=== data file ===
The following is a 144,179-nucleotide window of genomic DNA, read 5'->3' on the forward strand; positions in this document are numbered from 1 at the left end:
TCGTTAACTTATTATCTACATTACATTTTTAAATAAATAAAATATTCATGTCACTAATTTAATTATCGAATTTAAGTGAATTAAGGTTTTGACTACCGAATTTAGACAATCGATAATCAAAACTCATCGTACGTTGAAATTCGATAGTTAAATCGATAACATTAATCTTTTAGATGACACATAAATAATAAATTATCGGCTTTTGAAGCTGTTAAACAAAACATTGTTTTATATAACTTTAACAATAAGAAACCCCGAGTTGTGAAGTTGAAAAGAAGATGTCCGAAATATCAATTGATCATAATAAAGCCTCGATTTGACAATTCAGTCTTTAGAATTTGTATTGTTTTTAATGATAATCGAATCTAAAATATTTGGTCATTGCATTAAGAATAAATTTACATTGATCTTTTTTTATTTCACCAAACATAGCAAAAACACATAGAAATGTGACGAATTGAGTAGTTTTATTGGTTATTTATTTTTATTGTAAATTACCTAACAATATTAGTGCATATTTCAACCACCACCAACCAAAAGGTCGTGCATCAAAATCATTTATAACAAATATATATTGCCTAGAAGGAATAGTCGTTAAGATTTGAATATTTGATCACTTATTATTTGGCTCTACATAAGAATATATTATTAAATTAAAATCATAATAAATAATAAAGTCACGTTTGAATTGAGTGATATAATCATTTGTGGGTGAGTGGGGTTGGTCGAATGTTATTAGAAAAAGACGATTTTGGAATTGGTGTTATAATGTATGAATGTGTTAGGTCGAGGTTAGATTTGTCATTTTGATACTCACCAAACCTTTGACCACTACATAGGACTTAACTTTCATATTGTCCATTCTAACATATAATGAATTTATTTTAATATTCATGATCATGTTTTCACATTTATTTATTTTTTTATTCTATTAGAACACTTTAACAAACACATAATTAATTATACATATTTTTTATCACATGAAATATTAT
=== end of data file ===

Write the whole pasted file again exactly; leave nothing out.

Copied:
The following is a 144,179-nucleotide window of genomic DNA, read 5'->3' on the forward strand; positions in this document are numbered from 1 at the left end:
TCGTTAACTTATTATCTACATTACATTTTTAAATAAATAAAATATTCATGTCACTAATTTAATTATCGAATTTAAGTGAATTAAGGTTTTGACTACCGAATTTAGACAATCGATAATCAAAACTCATCGTACGTTGAAATTCGATAGTTAAATCGATAACATTAATCTTTTAGATGACACATAAATAATAAATTATCGGCTTTTGAAGCTGTTAAACAAAACATTGTTTTATATAACTTTAACAATAAGAAACCCCGAGTTGTGAAGTTGAAAAGAAGATGTCCGAAATATCAATTGATCATAATAAAGCCTCGATTTGACAATTCAGTCTTTAGAATTTGTATTGTTTTTAATGATAATCGAATCTAAAATATTTGGTCATTGCATTAAGAATAAATTTACATTGATCTTTTTTTATTTCACCAAACATAGCAAAAACACATAGAAATGTGACGAATTGAGTAGTTTTATTGGTTATTTATTTTTATTGTAAATTACCTAACAATATTAGTGCATATTTCAACCACCACCAACCAAAAGGTCGTGCATCAAAATCATTTATAACAAATATATATTGCCTAGAAGGAATAGTCGTTAAGATTTGAATATTTGATCACTTATTATTTGGCTCTACATAAGAATATATTATTAAATTAAAATCATAATAAATAATAAAGTCACGTTTGAATTGAGTGATATAATCATTTGTGGGTGAGTGGGGTTGGTCGAATGTTATTAGAAAAAGACGATTTTGGAATTGGTGTTATAATGTATGAATGTGTTAGGTCGAGGTTAGATTTGTCATTTTGATACTCACCAAACCTTTGACCACTACATAGGACTTAACTTTCATATTGTCCATTCTAACATATAATGAATTTATTTTAATATTCATGATCATGTTTTCACATTTATTTATTTTTTTATTCTATTAGAACACTTTAACAAACACATAATTAATTATACATATTTTTTATCACATGAAATATTAT